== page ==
July 13, 2017

Edited by David Sanders

Filed under: Poetry News in Review |

Specimen Days

1793 —John Clare, Northamptonshire peasant poet (Shepard's Calendar), is born.
1888 —Fernando A N de Seabra Pessoa, Portuguese poet (Mensagem), is born.
1889 —Robert Hamerling, Austrian poet (b. 1830), dies.


Once they called me a materialist poet 
And I admired myself because I never thought 
That I might be called by any name at all. 
I am not even a poet: I see. 
If what I write has any value, it is not I who am 
The value is there, in my verses. 
All this has nothing whatever to do with any will 
       of mine. 

— from “Discontinuous Poems” by Fernando Pessoa
[trans. Eduoard Roditi]

“I am not even a poet: I see. / If what I write has any value, it is not I who am valuable.” – Fernando Pessoa

World Poetry

Philip Larkin: Examining a Life in Tea Towels, Poetry and Pornography

Unseen letters, an extensive collection of tea towels and a pair of knickers bearing the words "do not spank" are going on show in an exhibition of items belonging to poet Philip Larkin. Books, LPs and ties are among the other possessions that are being put on display at the University of Hull. Larkin worked in the university library for 30 years until his death in 1985. Curator Anna Farthing said: "We've tried to piece together a life from objects rather than from words."

Life Ban on Poet Who Ridiculed Pushtuns

Minister of State for Information, Broadcasting and National Heritage, Marriyum Aurangzeb has taken serious notice of a programme aired by PTV in which a poet ridiculed and stigmatised the Pushtun community, and has imposed a life time ban on the participation of the concerned poet in any programme of the official channel.

Irina Ratushinskaya Obituary

Russian poet and dissident who was sentenced to seven years in a labour camp by the Soviet authorities and found refuge in the UK in the 1980s
Early on the morning of 10 October 1986, Igor Gerashchenko, the husband of the dissident Soviet poet Irina Ratushinskaya, phoned Keston College, the centre for the study of religion in communist countries then based at Keston, in Kent. “Irina is free,” he told us: relayed to the BBC and thence to the world, this news upstaged the event for which the media had been waiting – the opening of the Reykjavik summit between the US president Ronald Reagan and the Soviet leader Mikhail Gorbachev.

A collection of tea towels and knickers bearing the words “do not spank” are part an exhibition of items belonging to Philip Larkin.

Recent Reviews

'Thousand Star Hotel: Poems,' by Bao Phi
by Elizabeth Hoover

Minnesotan Bao Phi opens his propulsive second collection with a primer on the Vietnamese word “ma,” which means different things depending on the speaker’s tone. He writes, “Vietnamese people have always been spoken word poets.” As a champion slam poet, Phi modulates his voice to evoke humor, rage and grief. On the page, none of that is lost.

Will You Walk a Little Faster? by Penelope Shuttle Review – an Ode to London
by Kate Kellaway

Penelope Shuttle need not walk any faster – as this, her 14th collection, demonstrates. It is the gentle pace that captivates in her poems. And what a phenomenal poet she is (she has recently celebrated her 70th birthday). She has an unbossy, contemplative, unmistakable voice. She leads you quietly and helps you see things – London especially – afresh. There is nothing stale about the way she writes, although she is thinking about what it means to be older. She reflects on the city, its present moment and history – its bones. The past is there, almost palpable, and the dead, too – only just beyond touch and sight.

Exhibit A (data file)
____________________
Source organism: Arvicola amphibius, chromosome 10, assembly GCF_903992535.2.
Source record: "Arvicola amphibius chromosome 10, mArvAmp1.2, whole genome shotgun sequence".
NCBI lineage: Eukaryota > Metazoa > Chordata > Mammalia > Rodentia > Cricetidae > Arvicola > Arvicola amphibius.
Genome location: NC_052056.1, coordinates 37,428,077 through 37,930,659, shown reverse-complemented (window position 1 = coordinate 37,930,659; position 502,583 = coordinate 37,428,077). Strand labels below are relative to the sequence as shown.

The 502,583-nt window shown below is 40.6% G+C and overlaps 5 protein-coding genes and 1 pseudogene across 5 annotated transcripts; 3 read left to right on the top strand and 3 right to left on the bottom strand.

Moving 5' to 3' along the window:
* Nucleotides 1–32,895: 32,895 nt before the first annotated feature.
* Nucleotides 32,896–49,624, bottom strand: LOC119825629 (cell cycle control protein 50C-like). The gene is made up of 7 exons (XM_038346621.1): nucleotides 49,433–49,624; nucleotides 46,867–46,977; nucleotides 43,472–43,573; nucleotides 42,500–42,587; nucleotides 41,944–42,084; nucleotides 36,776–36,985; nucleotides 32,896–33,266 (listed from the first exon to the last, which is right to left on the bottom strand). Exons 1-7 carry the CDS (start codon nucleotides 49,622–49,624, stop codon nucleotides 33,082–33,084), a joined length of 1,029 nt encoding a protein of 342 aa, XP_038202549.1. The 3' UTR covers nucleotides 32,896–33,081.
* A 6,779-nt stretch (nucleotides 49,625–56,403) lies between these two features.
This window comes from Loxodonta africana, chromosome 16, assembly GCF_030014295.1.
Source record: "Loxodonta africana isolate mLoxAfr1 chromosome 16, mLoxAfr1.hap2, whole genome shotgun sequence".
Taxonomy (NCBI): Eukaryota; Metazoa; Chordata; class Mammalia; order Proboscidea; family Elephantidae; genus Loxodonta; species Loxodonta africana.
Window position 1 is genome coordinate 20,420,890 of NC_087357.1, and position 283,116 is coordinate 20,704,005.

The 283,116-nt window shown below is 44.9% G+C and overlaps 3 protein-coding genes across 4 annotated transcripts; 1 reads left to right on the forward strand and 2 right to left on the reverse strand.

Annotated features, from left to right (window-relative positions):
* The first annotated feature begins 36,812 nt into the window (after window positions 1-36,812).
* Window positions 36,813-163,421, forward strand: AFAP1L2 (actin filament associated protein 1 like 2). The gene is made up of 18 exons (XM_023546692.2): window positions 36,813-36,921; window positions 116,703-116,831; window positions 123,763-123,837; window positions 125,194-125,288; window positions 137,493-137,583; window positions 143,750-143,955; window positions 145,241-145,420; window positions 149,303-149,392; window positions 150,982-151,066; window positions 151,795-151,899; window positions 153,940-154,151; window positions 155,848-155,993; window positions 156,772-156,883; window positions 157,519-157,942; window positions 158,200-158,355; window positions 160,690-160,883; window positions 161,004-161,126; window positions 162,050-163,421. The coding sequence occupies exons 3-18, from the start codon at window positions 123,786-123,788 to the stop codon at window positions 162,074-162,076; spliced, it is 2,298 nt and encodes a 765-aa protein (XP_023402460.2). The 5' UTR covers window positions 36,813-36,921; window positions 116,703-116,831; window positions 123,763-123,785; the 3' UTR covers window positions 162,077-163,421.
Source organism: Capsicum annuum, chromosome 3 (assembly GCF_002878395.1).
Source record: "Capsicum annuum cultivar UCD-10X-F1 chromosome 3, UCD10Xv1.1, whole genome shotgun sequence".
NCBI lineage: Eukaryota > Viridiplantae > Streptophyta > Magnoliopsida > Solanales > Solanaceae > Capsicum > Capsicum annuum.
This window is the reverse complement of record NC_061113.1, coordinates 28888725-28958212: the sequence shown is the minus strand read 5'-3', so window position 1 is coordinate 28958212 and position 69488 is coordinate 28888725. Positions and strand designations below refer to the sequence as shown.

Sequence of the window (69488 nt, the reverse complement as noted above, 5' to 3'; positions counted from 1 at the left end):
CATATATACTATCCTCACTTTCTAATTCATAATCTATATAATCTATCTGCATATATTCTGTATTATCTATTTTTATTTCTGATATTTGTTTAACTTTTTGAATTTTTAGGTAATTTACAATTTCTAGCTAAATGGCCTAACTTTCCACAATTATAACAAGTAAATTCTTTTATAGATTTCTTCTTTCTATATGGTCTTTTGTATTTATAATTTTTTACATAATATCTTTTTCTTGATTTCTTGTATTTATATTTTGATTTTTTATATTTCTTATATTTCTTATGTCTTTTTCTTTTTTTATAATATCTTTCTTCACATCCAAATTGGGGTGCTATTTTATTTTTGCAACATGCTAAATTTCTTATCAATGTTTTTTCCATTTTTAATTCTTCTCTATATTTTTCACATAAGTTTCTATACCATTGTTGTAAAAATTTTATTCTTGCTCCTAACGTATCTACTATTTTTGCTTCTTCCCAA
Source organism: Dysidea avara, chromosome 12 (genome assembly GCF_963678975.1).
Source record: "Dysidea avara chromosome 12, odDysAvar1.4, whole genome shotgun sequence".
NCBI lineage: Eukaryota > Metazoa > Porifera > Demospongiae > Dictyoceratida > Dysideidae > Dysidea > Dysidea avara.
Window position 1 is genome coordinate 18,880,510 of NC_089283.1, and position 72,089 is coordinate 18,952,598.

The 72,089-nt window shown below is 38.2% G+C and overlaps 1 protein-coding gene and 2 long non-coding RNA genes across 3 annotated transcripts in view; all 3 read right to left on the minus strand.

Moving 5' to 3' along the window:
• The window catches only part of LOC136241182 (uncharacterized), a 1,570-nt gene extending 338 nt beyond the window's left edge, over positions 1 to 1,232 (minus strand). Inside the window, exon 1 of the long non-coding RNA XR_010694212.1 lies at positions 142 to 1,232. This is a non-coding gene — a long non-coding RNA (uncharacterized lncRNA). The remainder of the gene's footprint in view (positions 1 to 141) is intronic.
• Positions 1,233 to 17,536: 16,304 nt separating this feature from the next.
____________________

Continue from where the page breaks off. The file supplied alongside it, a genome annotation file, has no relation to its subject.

Review: Kevin Connolly's Xiphoid Process, Linda Besner's Feel Happier in Nine Seconds and Gary Barwin's No TV for Woodpeckers
by Derek Webster

How do we relate to ourselves and our cultural past? What role do language and the senses play in our experience of the world? Inquiring minds want to know! Three new books by mid-career and veteran authors – let’s call them the Crazy Canucks of poetry – employ zany language, humour and pathos to open up and examine these philosophical questions.

As a champion slam poet, Bao Phi modulates his voice to evoke humor, rage and grief.


Czeslaw Milosz’s Invincible Reason
The author of 'The Captive Mind' became a political thinker who didn’t like politics.
by Edward Hirsch

“What occurred in Poland was an encounter of a European poet with the hell of the twentieth century, not hell’s first circle, but a much deeper one,” the Polish writer Czeslaw Milosz declared in his 1983 collection of lectures, The Witness of Poetry. “This situation is something of a laboratory, in other words: It allows us to examine what happens to modern poetry in certain historical conditions.” What Milosz meant by “historical conditions” was the complete disintegration of European culture—“the sudden crumbling of all current notions and criteria”—between 1939 and 1945. Like other Polish poets, Milosz felt the need to respond in a radical way to the disgrace of Europe—its sinking into inhumanity, its complicity in genocide—by trying to remake poetry from the ground up. It was starting over again after what seemed like the end of the world.